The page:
A back-row blooper
QUEENSLAND hooker Cameron Smith believes New South Wales’ decision to unleash a barrage of back-rowers in Origin II could backfire on a sodden ANZ Stadium pitch.
Desperate to level the series, the Blues will attempt to isolate Queensland’s bigger forwards with its more mobile pack.
But with more rain predicted for an all-ready saturated Sydney, Smith reckoned the tactic could prove futile in a “slugfest”.
“If it’s going to be wet and sloppy and muddy then that sort of takes those guys out of the game,” he said at Coolum yesterday.
“It really brings everyone back to square again. It’s just down to whoever holds on to the ball the best and generates the most pressure.”
Smith suggested the Blues were eager to play an up-tempo match tomorrow after new referees Shayne Hayne and Ben Cummins had been told to speed up the ruck for game two.
“Obviously knowing that it’s going to be refereed differently they (NSW) thought the best way is to go with guys that have good leg speed that can manoeuvre around our bigger boys and get that roll-on and get quicker plays of the ball,” the 27-year-old Storm star said.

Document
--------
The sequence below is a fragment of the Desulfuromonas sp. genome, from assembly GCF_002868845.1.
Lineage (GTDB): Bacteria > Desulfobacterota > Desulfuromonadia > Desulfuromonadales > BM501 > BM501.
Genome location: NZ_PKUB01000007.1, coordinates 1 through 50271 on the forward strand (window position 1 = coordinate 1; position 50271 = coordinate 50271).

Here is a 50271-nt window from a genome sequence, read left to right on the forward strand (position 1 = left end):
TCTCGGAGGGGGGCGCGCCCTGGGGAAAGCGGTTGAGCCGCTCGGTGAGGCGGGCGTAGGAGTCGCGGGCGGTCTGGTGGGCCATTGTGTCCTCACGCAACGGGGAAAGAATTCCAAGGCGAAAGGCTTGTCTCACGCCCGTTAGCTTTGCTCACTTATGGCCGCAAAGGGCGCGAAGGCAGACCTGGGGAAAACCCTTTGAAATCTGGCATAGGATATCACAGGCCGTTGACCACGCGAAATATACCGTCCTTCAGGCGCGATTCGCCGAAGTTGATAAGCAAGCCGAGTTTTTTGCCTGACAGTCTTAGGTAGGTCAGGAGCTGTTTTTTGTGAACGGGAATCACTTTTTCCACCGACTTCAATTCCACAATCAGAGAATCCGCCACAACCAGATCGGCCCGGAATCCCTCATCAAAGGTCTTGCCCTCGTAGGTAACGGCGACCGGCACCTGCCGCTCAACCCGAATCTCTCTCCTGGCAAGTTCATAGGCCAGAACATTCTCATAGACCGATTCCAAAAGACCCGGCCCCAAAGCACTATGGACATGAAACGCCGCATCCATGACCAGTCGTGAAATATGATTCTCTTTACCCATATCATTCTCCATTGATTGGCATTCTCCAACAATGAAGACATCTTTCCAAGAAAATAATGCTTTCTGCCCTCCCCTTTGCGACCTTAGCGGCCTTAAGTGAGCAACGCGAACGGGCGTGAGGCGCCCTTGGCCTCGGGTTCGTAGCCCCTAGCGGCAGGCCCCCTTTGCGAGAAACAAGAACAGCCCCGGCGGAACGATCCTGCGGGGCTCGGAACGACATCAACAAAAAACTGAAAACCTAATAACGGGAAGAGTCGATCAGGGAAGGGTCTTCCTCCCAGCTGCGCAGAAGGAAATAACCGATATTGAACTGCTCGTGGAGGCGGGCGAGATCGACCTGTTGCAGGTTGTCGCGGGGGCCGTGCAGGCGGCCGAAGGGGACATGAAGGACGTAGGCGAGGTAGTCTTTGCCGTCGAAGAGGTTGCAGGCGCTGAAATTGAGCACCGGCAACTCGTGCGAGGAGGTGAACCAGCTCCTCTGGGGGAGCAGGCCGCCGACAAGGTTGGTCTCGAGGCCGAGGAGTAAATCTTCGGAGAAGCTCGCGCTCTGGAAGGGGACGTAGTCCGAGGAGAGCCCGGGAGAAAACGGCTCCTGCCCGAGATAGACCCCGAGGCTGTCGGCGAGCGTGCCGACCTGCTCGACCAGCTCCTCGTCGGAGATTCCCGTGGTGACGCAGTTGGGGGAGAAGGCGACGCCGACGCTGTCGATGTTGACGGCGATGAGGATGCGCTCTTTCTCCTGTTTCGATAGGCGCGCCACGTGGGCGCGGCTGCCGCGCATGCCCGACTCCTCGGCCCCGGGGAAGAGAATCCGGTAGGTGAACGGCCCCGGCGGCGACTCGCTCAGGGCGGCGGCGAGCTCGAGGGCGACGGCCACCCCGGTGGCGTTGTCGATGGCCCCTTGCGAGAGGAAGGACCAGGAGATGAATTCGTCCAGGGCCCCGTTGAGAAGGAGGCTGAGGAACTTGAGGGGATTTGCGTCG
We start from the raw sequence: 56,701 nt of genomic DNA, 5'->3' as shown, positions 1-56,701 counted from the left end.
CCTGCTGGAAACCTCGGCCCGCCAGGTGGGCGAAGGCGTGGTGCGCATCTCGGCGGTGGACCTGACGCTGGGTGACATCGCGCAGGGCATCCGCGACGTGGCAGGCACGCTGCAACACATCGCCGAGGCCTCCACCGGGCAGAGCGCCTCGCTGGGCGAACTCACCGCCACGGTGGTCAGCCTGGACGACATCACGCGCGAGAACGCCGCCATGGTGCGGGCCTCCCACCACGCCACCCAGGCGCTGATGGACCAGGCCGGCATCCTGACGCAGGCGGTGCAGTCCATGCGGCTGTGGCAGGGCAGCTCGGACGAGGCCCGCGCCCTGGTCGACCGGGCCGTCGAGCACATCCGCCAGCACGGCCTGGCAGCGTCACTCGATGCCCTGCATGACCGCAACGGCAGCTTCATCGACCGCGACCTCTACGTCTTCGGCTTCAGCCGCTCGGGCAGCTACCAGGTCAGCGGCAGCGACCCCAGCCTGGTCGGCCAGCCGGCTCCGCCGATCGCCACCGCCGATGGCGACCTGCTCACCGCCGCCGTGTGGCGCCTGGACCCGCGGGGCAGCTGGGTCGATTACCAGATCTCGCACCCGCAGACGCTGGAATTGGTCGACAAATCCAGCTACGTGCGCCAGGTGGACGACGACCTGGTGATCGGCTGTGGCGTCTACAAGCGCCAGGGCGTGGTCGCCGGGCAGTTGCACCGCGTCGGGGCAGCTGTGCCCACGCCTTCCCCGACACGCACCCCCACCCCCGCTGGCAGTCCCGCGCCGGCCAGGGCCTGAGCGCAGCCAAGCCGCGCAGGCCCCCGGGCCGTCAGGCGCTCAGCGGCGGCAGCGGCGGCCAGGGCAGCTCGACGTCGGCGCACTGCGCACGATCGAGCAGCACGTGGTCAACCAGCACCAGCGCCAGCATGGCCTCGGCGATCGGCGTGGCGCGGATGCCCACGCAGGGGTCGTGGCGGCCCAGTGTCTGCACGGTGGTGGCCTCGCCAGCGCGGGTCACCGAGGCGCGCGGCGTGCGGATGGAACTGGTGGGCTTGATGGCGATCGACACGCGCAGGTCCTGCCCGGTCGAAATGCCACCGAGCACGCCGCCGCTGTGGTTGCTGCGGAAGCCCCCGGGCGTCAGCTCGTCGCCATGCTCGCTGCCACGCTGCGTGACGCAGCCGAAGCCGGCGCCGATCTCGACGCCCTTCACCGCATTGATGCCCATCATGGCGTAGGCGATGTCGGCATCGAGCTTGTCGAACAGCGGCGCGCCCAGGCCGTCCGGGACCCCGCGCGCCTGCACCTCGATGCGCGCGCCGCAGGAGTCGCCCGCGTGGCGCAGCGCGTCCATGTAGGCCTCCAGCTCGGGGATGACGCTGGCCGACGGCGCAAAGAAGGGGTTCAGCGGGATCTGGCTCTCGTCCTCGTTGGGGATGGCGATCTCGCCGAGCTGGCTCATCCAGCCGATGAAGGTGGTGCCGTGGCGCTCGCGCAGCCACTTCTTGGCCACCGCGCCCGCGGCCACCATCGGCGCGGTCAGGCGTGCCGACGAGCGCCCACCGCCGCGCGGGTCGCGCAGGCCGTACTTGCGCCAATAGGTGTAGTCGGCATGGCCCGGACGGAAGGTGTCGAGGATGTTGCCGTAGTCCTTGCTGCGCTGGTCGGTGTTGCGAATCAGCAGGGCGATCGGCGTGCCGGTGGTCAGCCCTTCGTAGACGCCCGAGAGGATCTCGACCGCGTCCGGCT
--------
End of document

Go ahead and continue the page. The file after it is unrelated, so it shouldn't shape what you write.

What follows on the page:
“But as everyone is saying, it’s going to be pretty wet down there. That almost takes them out of the game. It doesn’t (completely) take them out of the game but it minimises what they do.”
After narrowly losing Origin I 16-12 in Brisbane, the Blues made a host of changes for game two, including sacrificing hulking props Jason King and Kade Snowden for the likes of agile loose forwards Anthony Watmough and Luke Lewis.
But 22-game stalwart Smith said: “I didn’t think King and Snowden did too much wrong in that first game.
“They were on the back foot for a whole half of the match so there wasn’t too much they could do other than tackling our boys.
“We’ve always enjoyed having the big boys in our forward pack; they’ve always done a great job, particularly Petero (Civoniceva) who has done it for such a long time and obviously Matt Scott.
“Everyone’s talking about how well he’s going and that he’s the best prop in the game.
“I reckon he could have that mantle fairly soon.”
And the Maroons are looking to claim their sixth successive series triumph on the back of a tried and true method and one that should suit the wet conditions.
“We believe playing through the middle works for us,” Smith said.
“With the wet and slippery conditions at ANZ it doesn’t change the way we approach the game at all.
“It will probably be a similar game to what it was in game one last year, just a bit of a slugfest for most of the game and trying to get the best field position.
“We know that ball control and field position is the main priority for us.”